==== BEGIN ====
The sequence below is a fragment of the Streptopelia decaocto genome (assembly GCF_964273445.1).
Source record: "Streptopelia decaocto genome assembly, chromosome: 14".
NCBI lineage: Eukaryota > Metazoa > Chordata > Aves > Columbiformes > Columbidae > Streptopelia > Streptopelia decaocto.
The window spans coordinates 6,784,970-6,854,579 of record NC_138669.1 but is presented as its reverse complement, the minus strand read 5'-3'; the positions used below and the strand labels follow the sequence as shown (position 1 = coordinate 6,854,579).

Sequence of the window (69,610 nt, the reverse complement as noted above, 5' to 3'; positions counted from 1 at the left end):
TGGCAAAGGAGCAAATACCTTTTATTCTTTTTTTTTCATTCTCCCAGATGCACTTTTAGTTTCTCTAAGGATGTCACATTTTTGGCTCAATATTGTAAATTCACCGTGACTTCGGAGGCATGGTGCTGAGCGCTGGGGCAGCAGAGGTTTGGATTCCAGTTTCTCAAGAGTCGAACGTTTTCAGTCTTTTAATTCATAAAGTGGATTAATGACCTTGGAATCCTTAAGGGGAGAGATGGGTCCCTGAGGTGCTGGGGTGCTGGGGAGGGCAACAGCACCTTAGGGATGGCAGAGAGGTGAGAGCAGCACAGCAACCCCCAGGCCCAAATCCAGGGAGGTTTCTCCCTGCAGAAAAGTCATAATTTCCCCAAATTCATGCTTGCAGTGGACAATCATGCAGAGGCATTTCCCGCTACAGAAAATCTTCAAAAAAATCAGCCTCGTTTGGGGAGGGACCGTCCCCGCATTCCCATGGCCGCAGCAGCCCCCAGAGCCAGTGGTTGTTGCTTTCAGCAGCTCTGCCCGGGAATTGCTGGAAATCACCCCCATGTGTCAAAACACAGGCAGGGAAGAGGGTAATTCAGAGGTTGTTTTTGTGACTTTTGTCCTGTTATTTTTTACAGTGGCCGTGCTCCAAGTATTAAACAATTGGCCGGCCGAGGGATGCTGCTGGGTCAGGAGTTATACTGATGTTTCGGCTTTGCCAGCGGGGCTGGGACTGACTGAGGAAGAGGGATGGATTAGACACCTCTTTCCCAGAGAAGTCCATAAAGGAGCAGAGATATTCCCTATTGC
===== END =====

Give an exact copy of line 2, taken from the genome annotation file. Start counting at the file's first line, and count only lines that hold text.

Source record: "Streptopelia decaocto genome assembly, chromosome: 14".